E-mail:

Subscribe
Unsubscribe



Close
5 Gig Photography Tips

5 Gig Photography Tips

Written 6 years ago by Mark Evans

Most people at gigs take point and shoot cameras that usually have presets for taking pics in low light situations. And although these settings can get you a half decent shot, you’ll be able to achieve so much more if you know what you’re doing and don’t mind the risk of taking your SLR along.

ISO

One of the most challenging things about gig photography is the light levels. It can be a bit hit and miss if you’ve got flashing lights going on, but a good place to start is to setup your camera for a low light situation and work from there. One of the first things you’ll want to tweak is your ISO. If you’re wanting to capture as much ambient light as possible then you’re probably going to have to set this to the highest it can go. This may cause some grainyness to your pictures but can add a bit of a grunge look too.

Open Wide

Shooting for as much ambient light as possible, its important to set your aperture wide. A fast zoom lens that can open as wide as F2.8 would be beneficial in these situations but as wide as your lens will go should be ok. Remember that shooting wide open will decrease your depth of field, so you’ll have to make sure your focus is spot on.

Focus

In darker conditions some cameras can have difficulty focusing, so in these instances try switching your lens to manual focus. This can really improve the number of ‘keepers’ you get, as sometimes you’ll wonder just what the hell your camera is actually focusing on if left on auto mode, but can be more fiddly.

Flash

When the ambient light levels are just too low to produce an acceptable image, and you can get within the flash range of your subject then shooting with a strobe can be your only other option. Try setting a slow shutter speed, to get as much ambient light as possible in the background and use the flash to freeze your subject. Experiment with 1st and 2nd curtain flashes. Ist curtain flash will fire when the shutter opens, and 2nd curtain will fire just before the shutter closes. These options are usually located in your cameras menu, so have a play and see what different effects they produce.

Enjoy

You’re at a gig right? Well don’t spend so much time photographing that you miss the concert!

Gig photography produces lighting situations similar to a lot of events so honing your skills on events like parties, weddings and nightclubs can be a great way of improving your photography, enabling you to shoot some inspiring images at concerts and gigs. As a side note, if you’re going to be taking your SLR to a gig/concert etc, make sure with officials if this is ok before hand as some institutions can be funny about whats perceived as ‘professional’ photography.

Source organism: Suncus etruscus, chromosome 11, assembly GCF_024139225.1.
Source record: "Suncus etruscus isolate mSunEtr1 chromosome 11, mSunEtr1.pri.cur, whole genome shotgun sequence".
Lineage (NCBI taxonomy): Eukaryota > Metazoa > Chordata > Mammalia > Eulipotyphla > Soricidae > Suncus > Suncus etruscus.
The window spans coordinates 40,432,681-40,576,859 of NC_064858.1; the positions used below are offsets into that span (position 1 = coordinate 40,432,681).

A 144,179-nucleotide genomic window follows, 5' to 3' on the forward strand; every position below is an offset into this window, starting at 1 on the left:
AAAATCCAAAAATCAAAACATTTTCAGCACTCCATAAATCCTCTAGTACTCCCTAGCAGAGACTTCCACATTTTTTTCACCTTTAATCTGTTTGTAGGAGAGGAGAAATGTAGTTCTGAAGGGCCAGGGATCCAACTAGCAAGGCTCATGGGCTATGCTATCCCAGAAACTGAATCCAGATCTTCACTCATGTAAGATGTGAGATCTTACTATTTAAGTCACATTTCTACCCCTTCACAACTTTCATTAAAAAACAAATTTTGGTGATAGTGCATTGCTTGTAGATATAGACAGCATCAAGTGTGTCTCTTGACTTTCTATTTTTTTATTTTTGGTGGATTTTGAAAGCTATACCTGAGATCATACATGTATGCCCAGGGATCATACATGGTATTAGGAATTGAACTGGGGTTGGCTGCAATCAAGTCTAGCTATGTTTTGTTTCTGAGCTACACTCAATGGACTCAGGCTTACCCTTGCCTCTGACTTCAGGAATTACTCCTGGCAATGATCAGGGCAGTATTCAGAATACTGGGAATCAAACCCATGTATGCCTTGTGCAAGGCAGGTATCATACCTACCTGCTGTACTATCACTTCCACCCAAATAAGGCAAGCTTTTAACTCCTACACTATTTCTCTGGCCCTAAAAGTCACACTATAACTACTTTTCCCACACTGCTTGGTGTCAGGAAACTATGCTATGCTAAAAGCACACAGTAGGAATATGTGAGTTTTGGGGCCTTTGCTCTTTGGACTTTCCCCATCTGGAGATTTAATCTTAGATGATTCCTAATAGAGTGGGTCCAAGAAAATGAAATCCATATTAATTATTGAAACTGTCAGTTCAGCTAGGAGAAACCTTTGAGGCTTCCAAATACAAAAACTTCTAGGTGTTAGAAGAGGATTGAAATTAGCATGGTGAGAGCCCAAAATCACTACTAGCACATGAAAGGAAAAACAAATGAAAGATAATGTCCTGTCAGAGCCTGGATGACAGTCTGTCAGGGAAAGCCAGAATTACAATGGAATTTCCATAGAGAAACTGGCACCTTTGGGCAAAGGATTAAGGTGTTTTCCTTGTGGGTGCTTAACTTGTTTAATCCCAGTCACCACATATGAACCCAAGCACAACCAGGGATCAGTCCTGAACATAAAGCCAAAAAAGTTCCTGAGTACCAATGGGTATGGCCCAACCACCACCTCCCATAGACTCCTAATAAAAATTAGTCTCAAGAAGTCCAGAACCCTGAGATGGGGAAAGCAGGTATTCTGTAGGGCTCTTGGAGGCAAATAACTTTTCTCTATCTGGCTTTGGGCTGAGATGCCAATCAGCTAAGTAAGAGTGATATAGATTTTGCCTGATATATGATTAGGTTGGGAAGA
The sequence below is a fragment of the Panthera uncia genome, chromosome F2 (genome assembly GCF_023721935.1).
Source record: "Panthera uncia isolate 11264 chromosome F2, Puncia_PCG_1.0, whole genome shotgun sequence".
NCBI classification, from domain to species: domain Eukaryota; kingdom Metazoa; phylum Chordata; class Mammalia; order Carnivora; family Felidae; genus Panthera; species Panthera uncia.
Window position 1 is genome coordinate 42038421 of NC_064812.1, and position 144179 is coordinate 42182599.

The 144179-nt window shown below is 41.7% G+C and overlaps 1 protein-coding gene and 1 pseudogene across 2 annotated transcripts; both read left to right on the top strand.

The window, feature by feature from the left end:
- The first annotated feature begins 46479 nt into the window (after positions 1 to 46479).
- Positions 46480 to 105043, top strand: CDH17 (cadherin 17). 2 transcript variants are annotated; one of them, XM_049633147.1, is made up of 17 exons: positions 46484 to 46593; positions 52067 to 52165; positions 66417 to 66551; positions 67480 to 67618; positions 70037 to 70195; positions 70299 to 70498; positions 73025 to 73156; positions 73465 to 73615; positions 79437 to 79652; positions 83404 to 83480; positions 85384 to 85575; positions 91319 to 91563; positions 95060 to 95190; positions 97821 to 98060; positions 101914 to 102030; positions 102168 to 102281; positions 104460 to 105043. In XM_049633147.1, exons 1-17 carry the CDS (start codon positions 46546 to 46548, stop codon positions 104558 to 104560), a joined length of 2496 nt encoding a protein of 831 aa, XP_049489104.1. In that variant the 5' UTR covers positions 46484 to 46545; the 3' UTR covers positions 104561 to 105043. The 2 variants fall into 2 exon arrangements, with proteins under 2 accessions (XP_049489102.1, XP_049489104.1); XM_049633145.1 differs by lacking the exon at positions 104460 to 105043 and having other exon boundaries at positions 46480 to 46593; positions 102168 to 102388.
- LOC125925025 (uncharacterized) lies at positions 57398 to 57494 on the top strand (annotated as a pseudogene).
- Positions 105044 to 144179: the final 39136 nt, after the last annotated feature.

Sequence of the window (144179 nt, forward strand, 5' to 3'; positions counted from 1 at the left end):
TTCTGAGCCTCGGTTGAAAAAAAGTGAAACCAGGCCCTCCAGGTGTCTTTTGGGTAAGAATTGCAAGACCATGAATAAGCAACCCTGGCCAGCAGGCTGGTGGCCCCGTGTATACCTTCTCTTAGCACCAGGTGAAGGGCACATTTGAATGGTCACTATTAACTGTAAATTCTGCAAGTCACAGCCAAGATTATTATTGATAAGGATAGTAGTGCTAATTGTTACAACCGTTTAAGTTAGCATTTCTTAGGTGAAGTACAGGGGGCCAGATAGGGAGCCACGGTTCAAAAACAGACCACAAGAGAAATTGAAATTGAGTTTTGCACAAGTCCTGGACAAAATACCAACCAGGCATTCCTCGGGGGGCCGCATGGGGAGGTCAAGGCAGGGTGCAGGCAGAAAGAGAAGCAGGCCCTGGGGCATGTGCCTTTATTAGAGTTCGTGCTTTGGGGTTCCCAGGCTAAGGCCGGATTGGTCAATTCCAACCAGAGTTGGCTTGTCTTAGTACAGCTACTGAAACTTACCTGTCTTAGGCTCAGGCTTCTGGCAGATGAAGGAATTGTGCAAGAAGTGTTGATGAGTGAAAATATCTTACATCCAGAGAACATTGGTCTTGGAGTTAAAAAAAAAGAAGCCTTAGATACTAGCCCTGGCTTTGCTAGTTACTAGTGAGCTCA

Also Worth Reading
5 Gig Photography Tips
Its All About The Light
By Mark Evans
February 15, 2009
5 Gig Photography Tips
Capturing Perfect Woodland Scenes
By Mark Evans
April 2, 2009
5 Gig Photography Tips
3 Tips Before You Start a Photography Business
By Lee Milthorpe
May 25, 2011
5 Gig Photography Tips
Adding the Final Touches to Your Landscapes
By Mark Evans
April 4, 2009
5 Gig Photography Tips
How to Shoot Eye Catching Night Scenes
By Mark Evans
September 7, 2009
Comments
agdm  6 years ago

Great tip on switching to manual focus. Sometimes with all the features that your camera has to offer, you forget that you can just turn some off so you can manage it better.

Terry Day  6 years ago

As always great information. At times we rely too much on automation and forget that we are creating the image, not just leting the camera take a picture..

Hannah  6 years ago

I would like to note that it is extremely rare that anyone is allowed to shoot an SLR at gigs unless they have a press pass or pre-approved permission of some sort. If you have the latter you better make sure the event security are informed as they will not hesitate to take your SLR away! Even when you have permission to shoot a flash is pretty much never allowed! As nice as it would be to use flash for gig photography it won’t happen so get used to working around it if you plan to shoot concerts. Otherwise all great tips!

This blog has one of the best selections of photography topics I have seen. Thank you and I look forward to checking back often.

Hannah  6 years ago

I meant to also say that it is even rarer that you are allowed to shoot images that include the audience when shooting gigs inside of clubs. It is a liability issue and the club will never allow you back in with a camera if you are caught! Taking a few moments to learn the rules of every venue you shoot at is well worth your time.

Sorry, the comment form is closed at this time.

Smile for the camera!
Things you shouldn't say to your clients: "First I'll shoot you, then I'll blow you up, then you can go home and hang yourself."